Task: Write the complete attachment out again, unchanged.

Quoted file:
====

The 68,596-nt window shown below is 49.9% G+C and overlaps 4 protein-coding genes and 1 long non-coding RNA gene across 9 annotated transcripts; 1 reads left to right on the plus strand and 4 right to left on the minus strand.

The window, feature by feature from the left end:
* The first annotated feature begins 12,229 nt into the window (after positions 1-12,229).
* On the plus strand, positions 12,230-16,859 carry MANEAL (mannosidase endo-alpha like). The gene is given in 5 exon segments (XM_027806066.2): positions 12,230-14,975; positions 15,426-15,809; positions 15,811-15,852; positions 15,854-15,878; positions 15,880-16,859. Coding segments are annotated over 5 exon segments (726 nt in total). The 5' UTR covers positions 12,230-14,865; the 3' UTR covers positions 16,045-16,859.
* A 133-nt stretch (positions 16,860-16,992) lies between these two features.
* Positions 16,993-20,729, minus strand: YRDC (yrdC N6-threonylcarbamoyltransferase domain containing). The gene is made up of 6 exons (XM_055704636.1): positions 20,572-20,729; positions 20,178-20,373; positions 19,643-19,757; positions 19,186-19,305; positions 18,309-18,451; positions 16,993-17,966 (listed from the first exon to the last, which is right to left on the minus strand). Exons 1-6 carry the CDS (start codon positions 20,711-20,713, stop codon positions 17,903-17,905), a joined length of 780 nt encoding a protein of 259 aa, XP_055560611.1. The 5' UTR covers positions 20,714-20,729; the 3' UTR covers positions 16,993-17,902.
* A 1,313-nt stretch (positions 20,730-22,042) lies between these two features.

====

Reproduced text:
The 68,596-nt window shown below is 49.9% G+C and overlaps 4 protein-coding genes and 1 long non-coding RNA gene across 9 annotated transcripts; 1 reads left to right on the plus strand and 4 right to left on the minus strand.

The window, feature by feature from the left end:
* The first annotated feature begins 12,229 nt into the window (after positions 1-12,229).
* On the plus strand, positions 12,230-16,859 carry MANEAL (mannosidase endo-alpha like). The gene is given in 5 exon segments (XM_027806066.2): positions 12,230-14,975; positions 15,426-15,809; positions 15,811-15,852; positions 15,854-15,878; positions 15,880-16,859. Coding segments are annotated over 5 exon segments (726 nt in total). The 5' UTR covers positions 12,230-14,865; the 3' UTR covers positions 16,045-16,859.
* A 133-nt stretch (positions 16,860-16,992) lies between these two features.
* Positions 16,993-20,729, minus strand: YRDC (yrdC N6-threonylcarbamoyltransferase domain containing). The gene is made up of 6 exons (XM_055704636.1): positions 20,572-20,729; positions 20,178-20,373; positions 19,643-19,757; positions 19,186-19,305; positions 18,309-18,451; positions 16,993-17,966 (listed from the first exon to the last, which is right to left on the minus strand). Exons 1-6 carry the CDS (start codon positions 20,711-20,713, stop codon positions 17,903-17,905), a joined length of 780 nt encoding a protein of 259 aa, XP_055560611.1. The 5' UTR covers positions 20,714-20,729; the 3' UTR covers positions 16,993-17,902.
* A 1,313-nt stretch (positions 20,730-22,042) lies between these two features.